Bicycle Touring in a Pandemic

I have been riding my bicycle like a mad man this year, especially since my other three activities, part time work, travel, and street photography, have been suspended by COVID-19. Everybody must be going nuts by having their usual activities cut off. Of course, people who work for a living have it the worst. At least I have cycling, which means that I am doing it more often to fill in the voids left by other activities.

In a typical year, I train for about 2000 miles and tour for nearly 800 miles. There are two supported tours that I do every year and they are personal benchmarks for me. I do the Cycle the Erie Canal tour organized by Parks and Trails New York, a 400 mile ride from Buffalo, New York, to Albany. I do the C&O and GAP tour provided by the Adventure Cycling Association, a 380 mile ride from Washington DC to Pittsburgh. The CTEC ride draws up to 700 riders and the C&O and GAP up to 50.

I have registered for the 2020 CTEC since PTNY has committed to refunding the registration fees if the ride is cancelled. They are working with the health authorities in New York to determine whether or not the ride is feasible and it may be a while before that determination is made. The ride is scheduled to begin 12 July, so there is time for things to stabilize.

The C&O and GAP ride is scheduled to begin two months later in September. I have not registered for that one yet, but probably will, provided the ACA gives assurances concerning cancellation and refunds. ACA is very good about those things. They provided a refund for the ride in 2018 when rains and flooding on the Potomac River made the route and potential work-a rounds impossible.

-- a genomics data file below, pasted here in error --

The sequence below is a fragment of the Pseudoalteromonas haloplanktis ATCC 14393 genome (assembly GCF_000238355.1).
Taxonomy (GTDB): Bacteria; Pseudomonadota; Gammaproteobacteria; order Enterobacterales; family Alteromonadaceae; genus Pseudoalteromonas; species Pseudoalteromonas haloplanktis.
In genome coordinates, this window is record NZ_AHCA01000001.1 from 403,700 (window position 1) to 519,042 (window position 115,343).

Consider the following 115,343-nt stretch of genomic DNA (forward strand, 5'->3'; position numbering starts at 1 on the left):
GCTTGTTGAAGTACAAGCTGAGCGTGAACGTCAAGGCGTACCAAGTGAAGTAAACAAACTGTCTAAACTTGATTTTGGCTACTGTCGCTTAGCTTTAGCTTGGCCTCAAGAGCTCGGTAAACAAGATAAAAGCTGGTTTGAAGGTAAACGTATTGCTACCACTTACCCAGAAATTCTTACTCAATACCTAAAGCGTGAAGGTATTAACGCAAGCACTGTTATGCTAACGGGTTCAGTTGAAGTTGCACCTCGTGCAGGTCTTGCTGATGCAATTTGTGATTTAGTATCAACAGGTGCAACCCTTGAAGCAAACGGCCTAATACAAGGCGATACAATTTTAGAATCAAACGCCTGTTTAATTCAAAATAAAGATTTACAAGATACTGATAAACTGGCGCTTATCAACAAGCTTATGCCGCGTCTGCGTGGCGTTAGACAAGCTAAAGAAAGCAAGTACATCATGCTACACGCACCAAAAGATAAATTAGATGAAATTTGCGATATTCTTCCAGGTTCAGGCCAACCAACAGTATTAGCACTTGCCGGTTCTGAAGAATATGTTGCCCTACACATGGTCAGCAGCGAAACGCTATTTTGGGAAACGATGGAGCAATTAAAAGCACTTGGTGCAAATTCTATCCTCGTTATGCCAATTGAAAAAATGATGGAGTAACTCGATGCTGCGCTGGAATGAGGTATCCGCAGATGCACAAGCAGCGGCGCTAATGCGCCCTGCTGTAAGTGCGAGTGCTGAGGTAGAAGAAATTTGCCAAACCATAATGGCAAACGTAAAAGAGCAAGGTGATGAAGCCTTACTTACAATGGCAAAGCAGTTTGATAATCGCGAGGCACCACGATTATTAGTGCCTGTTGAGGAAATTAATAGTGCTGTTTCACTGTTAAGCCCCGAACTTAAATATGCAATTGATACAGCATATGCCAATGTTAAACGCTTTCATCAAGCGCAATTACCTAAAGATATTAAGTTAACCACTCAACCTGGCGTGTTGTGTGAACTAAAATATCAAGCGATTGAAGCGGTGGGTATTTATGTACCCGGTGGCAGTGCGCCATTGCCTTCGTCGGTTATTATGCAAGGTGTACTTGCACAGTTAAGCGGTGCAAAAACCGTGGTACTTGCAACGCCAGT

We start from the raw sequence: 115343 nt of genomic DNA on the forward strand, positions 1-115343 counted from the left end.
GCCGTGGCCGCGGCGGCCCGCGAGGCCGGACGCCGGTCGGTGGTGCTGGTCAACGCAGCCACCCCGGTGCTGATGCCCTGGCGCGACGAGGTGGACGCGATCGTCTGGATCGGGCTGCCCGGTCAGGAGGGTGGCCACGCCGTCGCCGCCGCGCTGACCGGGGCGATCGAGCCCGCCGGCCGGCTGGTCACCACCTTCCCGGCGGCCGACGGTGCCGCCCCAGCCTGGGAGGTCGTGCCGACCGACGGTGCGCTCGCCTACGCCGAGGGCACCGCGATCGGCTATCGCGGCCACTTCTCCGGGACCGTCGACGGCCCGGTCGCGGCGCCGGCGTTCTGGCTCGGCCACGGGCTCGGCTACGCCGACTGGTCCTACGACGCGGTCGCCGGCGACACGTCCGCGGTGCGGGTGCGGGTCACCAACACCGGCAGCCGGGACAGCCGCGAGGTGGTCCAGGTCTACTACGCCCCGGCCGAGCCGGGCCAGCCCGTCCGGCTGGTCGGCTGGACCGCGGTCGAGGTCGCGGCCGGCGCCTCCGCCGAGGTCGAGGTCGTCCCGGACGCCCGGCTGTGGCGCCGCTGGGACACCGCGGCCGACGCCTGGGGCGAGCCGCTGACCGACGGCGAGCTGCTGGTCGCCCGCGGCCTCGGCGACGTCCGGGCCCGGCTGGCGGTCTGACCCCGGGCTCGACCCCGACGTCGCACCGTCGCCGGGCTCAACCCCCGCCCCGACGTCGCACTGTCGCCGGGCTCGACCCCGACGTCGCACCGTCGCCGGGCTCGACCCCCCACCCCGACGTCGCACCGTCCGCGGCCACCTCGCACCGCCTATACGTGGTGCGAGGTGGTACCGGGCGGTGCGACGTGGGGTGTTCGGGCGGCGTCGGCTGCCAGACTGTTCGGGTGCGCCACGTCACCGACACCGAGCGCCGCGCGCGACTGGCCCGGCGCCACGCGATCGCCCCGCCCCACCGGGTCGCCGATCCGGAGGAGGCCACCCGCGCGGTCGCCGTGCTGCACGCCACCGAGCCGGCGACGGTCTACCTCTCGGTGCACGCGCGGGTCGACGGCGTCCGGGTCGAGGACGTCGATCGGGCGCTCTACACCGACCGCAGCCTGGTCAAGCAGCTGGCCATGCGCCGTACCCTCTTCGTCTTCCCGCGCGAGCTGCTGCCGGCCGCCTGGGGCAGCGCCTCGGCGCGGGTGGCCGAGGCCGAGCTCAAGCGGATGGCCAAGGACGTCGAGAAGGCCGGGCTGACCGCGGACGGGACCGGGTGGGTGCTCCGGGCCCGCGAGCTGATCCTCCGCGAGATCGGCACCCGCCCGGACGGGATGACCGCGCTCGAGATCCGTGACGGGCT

Another factor for the organizers of those rides is that even if procedures are in place to ensure the safety of the riders and staff, people may be reluctant to participate. I will evaluate the risks when the decisions are made to hold the rides, but I will be inclined to ride. I would recommend registering if you have been planning to ride, but it is really dependent on everybody’s personal comfort level.

I have given some thought to going beck to self-supported touring this summer. The risk is that support services will not be open along the way, such as those that provide lodging, food, and water. My backup plan is to do day tours locally, such as Cape Cod and nearby states, including Rhode Island, New Hampshire, and Maine. I can get to all of those places for a 50 to 70 mile self-contained day ride and not need lodging.

Those are my thoughts about bicycle touring in the current environment with COVID-19. Personally, I will continue training, especially since I have little else that will make me happy other than a return to normalcy and I believe that the risks are low. The tours are a great tradition for me and for many others, but we will need to wait for decisions to be made. Hopefully my backup plan can keep me sane until things get closer to normal.

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